The Gifts of Hindsight and Being Equipped with the Right Tools

This guest blog is from one of NFRC’s adult parent peer counselors. Her story is compelling and powerful, and out of respect for her family’s privacy, we will call her TC.

When my daughter’s father and I separated, the first thing I did once I got my breath, was look at the statistics.  As an African-American child from a [now] single-parent family, they were dismal.  I made the decision then and there that since she had no input and no control over ending up in the situation that she currently had found herself in, I would do my best to make future decisions that took her outcomes into consideration as well. And the most important choice that I could make that would ensure her most favorable outcome was to make sure she maintained a relationship with her father.

“I desperately wanted to retaliate, to withhold her interaction with him, but even as I savored the thought, those statistics had an annoying way of popping up to the forefront of my mind.”

Over the years that has not always been easy.  The first hurdle came when her father stopped paying child support after only six months.  This action only served to reinforce my reasons for leaving and fuel my still bubbling stew of anger.  I desperately wanted to retaliate, to withhold her interaction with him, but even as I savored the thought, those statistics had an annoying way of popping up to the forefront of my mind.  I’d seen enough Maury Povich and Judge Judy to understand that there was a connection between demanding child support from an errant father and lack of a relationship between said father and child.  So I held back.  However, still dissatisfied and searching for a happy medium, I sought advice from people who had gone through the same situation.  The story that resonated most profoundly came from my sister-in-law, whose father left almost before she could remember and who seemed to effortlessly manage my beloved brother’s most off-putting ways.  I was drawn to her emotional healthiness and knew I wanted the same for my daughter.  She told me her mother had made decisions that many women would not have supported, which included paying his way so that he could see his children even when she and the children moved from Haiti to the United States.  It seemed extreme to me, but I craved that emotionally healthy outcome.  So I chose not to pursue the child support payments and not to withhold contact.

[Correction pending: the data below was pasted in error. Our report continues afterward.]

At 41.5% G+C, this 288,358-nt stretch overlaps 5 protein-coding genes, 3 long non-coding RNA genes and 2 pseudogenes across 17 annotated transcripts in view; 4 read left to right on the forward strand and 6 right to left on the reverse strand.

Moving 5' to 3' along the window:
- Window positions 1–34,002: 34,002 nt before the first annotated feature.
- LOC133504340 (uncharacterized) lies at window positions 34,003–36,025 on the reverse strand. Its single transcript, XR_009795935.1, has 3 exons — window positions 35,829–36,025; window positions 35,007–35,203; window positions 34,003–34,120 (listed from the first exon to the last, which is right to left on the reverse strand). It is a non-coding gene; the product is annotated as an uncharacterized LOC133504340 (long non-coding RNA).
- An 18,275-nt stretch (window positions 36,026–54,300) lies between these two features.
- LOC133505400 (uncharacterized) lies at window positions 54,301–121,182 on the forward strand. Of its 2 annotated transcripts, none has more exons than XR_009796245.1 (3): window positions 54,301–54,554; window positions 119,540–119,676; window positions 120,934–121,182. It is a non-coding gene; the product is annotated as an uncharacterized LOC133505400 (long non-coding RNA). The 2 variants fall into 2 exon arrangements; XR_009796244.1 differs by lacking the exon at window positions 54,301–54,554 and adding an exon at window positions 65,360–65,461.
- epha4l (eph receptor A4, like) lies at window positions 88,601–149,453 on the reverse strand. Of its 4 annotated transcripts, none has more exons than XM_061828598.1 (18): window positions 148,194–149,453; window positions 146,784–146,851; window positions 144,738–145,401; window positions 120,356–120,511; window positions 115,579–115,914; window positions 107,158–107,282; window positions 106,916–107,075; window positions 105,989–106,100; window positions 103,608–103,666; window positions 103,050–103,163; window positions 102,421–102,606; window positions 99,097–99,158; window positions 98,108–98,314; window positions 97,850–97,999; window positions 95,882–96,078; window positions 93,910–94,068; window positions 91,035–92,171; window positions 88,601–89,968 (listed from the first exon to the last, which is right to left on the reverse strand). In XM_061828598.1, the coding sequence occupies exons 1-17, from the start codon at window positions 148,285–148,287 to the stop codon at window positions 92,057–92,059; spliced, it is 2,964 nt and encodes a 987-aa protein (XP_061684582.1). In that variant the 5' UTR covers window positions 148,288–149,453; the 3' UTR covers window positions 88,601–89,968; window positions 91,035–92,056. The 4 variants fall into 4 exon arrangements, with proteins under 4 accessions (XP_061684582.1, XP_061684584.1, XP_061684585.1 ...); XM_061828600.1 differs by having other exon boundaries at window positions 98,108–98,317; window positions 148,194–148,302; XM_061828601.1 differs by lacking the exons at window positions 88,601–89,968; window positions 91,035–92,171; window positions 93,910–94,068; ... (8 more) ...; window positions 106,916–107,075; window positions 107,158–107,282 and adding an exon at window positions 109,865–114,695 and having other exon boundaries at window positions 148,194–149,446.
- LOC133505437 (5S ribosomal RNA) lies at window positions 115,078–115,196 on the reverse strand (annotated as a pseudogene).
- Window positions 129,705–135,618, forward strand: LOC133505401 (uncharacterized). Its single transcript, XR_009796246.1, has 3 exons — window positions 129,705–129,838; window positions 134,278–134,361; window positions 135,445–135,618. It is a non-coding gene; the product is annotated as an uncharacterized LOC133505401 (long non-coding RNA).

“. . . but I craved that emotionally healthy outcome.”  

Over the years I have paid for that decision— literally, emotionally, and spiritually.  My daughter, however? . . . not so much.  She is currently a high school senior and until a few months ago, although she still didn’t have the ‘longed-for’ and ‘ideal’ father-princess relationship with her dad, she did have enough of a relationship with him to be well equipped to face the world.  Academically strong, socially conscious and outspoken, and emotionally stable though still somewhat fragile when it comes to him, I’m proud of who she’s become.  And as I look back the choices I made seem uncomplicated.  They served to shield my child from the ravages of life before she might have been ready to face them.

We’re in a different struggle now and writing this blog has helped me put a face to it.  What was a child-friendly decision at seven, may be a child-adverse decision at 17.  As she stands on the threshold of adulthood, is the best decision to continue to shield her, or is it better to allow her face the storms and offer support as she struggles to find her own umbrella?  I am beginning to see the benefit of the latter, as we navigate our most recent struggle. It involves both of us as parents, for the first time, includes her as a participant, and centers around the next steps in her education.  I am a bit rattled, seeing her stressed beyond her comfort zone in this arena.  I don’t know how it will be resolved, but I have come to understand that at this point, sometimes the most appropriate child-focused decision may be to allow her to make the decision and support her through its ramifications.  In the end, having a full set of skills to gracefully weather storms is probably the most child-focused gift I can give her.

The Power of Empathy to Co-Parent
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